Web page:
How five-star QBs from past four recruiting cycles are performing
Now that the Early Signing Period is finished, we take a look at the five-stars from the previous four recruiting cycles to see how they performed. We start with quarterbacks.
Signing a five-star QB does not automatically put you in the national title picture, as just two of the 10 signed since 2015 have had an impact on the national title race. Interesting, three five-star QBs have transferred, and a fourth, Georgia's Justin Fields, is planning on transferring after his freshman season in Athens.
Recruiting: Rosen pledged to UCLA over Michigan and others in the spring before his senior season. At his commitment ceremony, the five-star quarterback pulled out three hats - all UCLA ones. Stanford was the dream school, but the Cardinal never offered.
Performance: Playing three seasons for the Bruins, Rosen threw for 9,341 yards with 59 touchdowns and 26 interceptions, breaking a lot of school records along the way. However, UCLA never finished in the Top 25 and he was just 17-13 as a starter. He was the No. 10 pick in the first round of the 2018 NFL Draft and is now the starter for the Arizona Cardinals. He has started the last 12 games and is 3-9 with 10 touchdowns and 14 interceptions. He has no touchdowns in his last four games and has the second-lowest QB rating among starting QBs.
Farrell’s take: Rosen, before Trevor Lawrence (below), was the best quarterback I had scouted in 20 years of high school football evaluation. He had all the intangibles, but also a knack for leading his team back from behind late in games. His college career was up and down, but as a first-round draft pick he clearly lived up to his billing though he has yet to find his footing in the NFL.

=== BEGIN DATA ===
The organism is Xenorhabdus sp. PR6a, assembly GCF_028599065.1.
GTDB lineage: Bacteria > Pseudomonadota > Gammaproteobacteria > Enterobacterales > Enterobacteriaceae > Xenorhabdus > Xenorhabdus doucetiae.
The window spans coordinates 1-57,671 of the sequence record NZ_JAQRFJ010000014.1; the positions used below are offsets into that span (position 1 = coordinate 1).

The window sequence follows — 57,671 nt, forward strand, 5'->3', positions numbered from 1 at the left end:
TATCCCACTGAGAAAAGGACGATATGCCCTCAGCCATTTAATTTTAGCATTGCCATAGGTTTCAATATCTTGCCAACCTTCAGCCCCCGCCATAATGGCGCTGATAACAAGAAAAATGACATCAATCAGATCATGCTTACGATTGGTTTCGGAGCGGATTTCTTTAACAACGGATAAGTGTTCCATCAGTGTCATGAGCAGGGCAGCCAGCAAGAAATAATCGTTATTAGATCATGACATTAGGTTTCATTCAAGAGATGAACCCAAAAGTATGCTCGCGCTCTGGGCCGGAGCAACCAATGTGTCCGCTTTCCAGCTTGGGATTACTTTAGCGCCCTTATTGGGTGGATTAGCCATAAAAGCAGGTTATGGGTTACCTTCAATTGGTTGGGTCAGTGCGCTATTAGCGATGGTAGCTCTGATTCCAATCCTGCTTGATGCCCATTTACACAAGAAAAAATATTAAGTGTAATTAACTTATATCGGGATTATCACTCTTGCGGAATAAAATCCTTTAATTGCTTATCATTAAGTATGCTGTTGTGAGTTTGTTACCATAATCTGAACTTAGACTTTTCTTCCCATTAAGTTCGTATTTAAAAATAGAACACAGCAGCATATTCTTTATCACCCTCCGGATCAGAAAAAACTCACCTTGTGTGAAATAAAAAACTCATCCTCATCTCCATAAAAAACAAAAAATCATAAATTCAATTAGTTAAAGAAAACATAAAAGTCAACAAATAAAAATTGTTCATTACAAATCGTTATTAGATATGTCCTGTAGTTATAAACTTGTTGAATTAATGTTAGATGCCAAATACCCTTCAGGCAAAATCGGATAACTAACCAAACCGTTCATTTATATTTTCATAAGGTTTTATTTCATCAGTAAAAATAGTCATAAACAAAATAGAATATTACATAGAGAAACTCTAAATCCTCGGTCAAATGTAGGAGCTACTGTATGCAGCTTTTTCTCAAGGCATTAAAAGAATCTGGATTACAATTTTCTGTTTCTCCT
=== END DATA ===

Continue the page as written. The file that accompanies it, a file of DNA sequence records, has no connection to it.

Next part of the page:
Recruiting: An early commitment to Arizona, Patterson backed off that pledge and picked Ole Miss over LSU and USC. He left Ole Miss after the Hugh Freeze scandal and transferred to Michigan, where he’s now the starter.
Performance: In his first season with the Wolverines, Patterson has thrown for 2,364 yards with 21 touchdowns and five picks. In 10 games during his Ole Miss career, he threw for 23 TDs and 12 interceptions.
Farrell’s take: Patterson showed a lot of moxie in his high school career and knew how to extend a play very well. He stepped up to the new level of competition when he went to IMG Academy and showed all the signs of being a star. His first year at Michigan was solid and he has a chance to add to his resume next season and try to land in the first round of the NFL Draft.
Recruiting: Eason committed to Georgia ,but then seriously considered many other options, including Florida, after then-coach Mark Richt was fired. Coach Kirby Smart made Eason a priority and he ended up sticking with the Bulldogs. After losing the starting job to Jake Fromm, Eason transferred to Washington.
Performance: As a true freshman at Georgia, Eason started 12 of 13 games and finished the season with 2,430 yards with 16 touchdowns and eight picks. He was injured in the first game of his sophomore year.
Farrell’s take: Eason showed promise in his freshman year of college, the kind of promise we saw in high school. He had good size, a great arm and a knack for seeing the field. It will be interesting to see how he does at Washington with a second chance.
Recruiting: In the spring before his junior season, Mills committed to Stanford over Georgia, Michigan, Miami, UCLA and others. Alabama offered the day after he committed to Stanford, but Mills stuck with the Pac-12 school.
Performance: Mills is on the depth chart behind starter K.J. Costello.
Farrell’s take: Mills hasn’t broken through yet, but I think he will soon enough. In high school he had good size, excellent accuracy and he was tough. I think those attributes will be shown before too long in college as well.
Recruiting: In December of his junior season, Johnson flipped his commitment from Tennessee to Clemson after a visit to the school. That same day, five-star DT Dexter Lawrence committed to the Tigers.